01 June 2006

On Taste


So I started writing a(nother) learned disquisition on taste last week, but I don't have the energy to finish it. However, I wonder what you think about this fuschia: hot or not? It is ridiculous but endearing, and I change my mind about it several times a day.

I was going to note your likely surprise at the number of yuccas in Gertrude Jekyll's gardens, and then state the obvious: taste in the classical sense absolutely requires cold hard cash, in the form of land (lots of it), and the men to work it. Taste is feudal. Of course, the problem in the nineteenth-century was how to dinstinguish oneself from the nouveaux riches eagerly aquiring these manorial trappings, complete with Jamesian ancestral lawns. But that takes us rather far afield from the problems of the contemporary suburban garden, which Michele discusses here (though she's got considerably more space to work with than I).


Blogger ayse said...

I have a soft place in my heart for fuschia, but I think they look best when massed, so they don't look like one silly little specimen (my own kind of looks like I just stuck a branch in the ground at the moment).

6/01/2006 1:21 PM  
Anonymous kk said...

I think of fuschia as a fun indoor hanging plant, but have a hard time imagining it in a garden. I've never seen a large planting of it, that sounds worth trying.

My preferred spot for peonies is in an old master still life. I think it ill-advised but not inexplicable to succumb to the urge to plant them. Drunks on a rail, indeed.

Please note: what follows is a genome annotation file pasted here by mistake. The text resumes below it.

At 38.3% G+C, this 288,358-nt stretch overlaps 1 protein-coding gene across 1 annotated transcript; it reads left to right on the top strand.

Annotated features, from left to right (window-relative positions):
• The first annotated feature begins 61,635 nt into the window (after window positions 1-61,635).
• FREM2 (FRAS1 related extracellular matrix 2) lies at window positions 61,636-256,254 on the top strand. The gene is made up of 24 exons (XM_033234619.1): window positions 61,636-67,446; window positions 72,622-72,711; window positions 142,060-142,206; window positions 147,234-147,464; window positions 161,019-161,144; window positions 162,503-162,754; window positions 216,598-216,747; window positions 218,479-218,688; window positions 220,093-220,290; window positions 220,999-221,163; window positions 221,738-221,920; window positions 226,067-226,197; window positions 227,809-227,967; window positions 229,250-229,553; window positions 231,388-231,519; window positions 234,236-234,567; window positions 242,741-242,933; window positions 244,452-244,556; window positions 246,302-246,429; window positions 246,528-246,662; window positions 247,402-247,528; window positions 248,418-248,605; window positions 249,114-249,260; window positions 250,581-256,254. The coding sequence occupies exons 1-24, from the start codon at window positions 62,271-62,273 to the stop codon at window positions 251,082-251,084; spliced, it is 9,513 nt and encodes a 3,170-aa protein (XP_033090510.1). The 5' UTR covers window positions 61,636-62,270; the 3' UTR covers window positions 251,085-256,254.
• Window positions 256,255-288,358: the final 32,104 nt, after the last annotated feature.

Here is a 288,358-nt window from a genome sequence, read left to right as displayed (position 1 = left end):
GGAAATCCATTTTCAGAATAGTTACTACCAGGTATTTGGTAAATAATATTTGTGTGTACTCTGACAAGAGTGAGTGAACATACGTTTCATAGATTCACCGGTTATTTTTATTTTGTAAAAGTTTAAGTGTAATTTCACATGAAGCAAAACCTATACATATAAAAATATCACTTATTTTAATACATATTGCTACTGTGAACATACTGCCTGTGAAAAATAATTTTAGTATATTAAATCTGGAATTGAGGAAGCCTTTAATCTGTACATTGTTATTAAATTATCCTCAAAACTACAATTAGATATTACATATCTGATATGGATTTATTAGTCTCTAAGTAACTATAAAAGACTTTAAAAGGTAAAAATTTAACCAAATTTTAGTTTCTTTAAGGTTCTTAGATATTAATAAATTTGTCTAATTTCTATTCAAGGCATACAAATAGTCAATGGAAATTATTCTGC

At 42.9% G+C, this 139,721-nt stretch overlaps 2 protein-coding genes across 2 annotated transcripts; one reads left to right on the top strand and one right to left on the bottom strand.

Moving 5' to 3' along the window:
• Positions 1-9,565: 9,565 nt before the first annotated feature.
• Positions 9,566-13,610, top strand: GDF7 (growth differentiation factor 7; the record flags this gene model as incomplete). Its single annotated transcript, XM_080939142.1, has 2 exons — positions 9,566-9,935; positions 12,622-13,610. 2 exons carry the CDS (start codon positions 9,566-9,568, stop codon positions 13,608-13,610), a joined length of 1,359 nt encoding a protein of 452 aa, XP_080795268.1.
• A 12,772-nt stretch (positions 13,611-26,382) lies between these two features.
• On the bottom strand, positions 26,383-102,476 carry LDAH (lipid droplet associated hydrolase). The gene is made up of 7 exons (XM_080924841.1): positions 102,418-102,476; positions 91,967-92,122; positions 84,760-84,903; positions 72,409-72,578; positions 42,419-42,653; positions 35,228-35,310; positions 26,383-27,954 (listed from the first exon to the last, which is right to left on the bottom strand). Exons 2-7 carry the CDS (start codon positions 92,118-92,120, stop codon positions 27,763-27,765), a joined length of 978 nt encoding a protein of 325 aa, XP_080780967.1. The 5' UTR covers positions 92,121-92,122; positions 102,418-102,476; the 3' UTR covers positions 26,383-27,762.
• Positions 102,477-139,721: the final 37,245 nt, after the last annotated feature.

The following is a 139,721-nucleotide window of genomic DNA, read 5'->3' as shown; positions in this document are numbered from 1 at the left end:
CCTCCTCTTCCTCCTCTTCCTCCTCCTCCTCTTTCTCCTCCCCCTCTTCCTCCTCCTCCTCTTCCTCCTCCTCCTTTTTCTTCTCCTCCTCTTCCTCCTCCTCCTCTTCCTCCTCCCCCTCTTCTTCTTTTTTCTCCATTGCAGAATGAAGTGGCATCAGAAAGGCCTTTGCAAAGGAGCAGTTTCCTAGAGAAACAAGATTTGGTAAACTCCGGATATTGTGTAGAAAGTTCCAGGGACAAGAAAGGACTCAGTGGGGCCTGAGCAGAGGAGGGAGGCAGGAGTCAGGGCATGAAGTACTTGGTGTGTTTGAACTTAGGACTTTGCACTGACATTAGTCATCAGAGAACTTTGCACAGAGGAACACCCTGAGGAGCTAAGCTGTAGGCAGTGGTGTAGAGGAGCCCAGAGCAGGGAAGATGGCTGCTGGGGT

6/01/2006 2:01 PM  
Blogger me said...

Fuschia are amazing. There are hedges of them in Ireland and they remain the maccers' family (if such a thing even exists these days) favourite.

My father calls them "fuckshas". Endearing. Nearly 20 years ago now, when he was likely attempting reconciliation #3,000 with my mother, he had this idea of buying small fuschia plants from the garden centre and smuggling them into the garden, planting them late at night. After the sly replanting "whilst outside smoking" of number 200, my mother became convinced that her already numerous fuschia bushes had been self propagating. I thought this hilarious and romantic in a fashion I could only aspire too. I still don't think my mother actually believes it was my Dad.

6/05/2006 10:29 PM  
Blogger mmw said...

It's settled then: We're keeping them in honor of Maccers. (At least until I find a suitable mite-resistant species).

Your dad, by the way, was (sort of) right: they're named after Dr. Fuchs.

6/06/2006 2:38 PM  

Post a Comment

<< Home

© 2006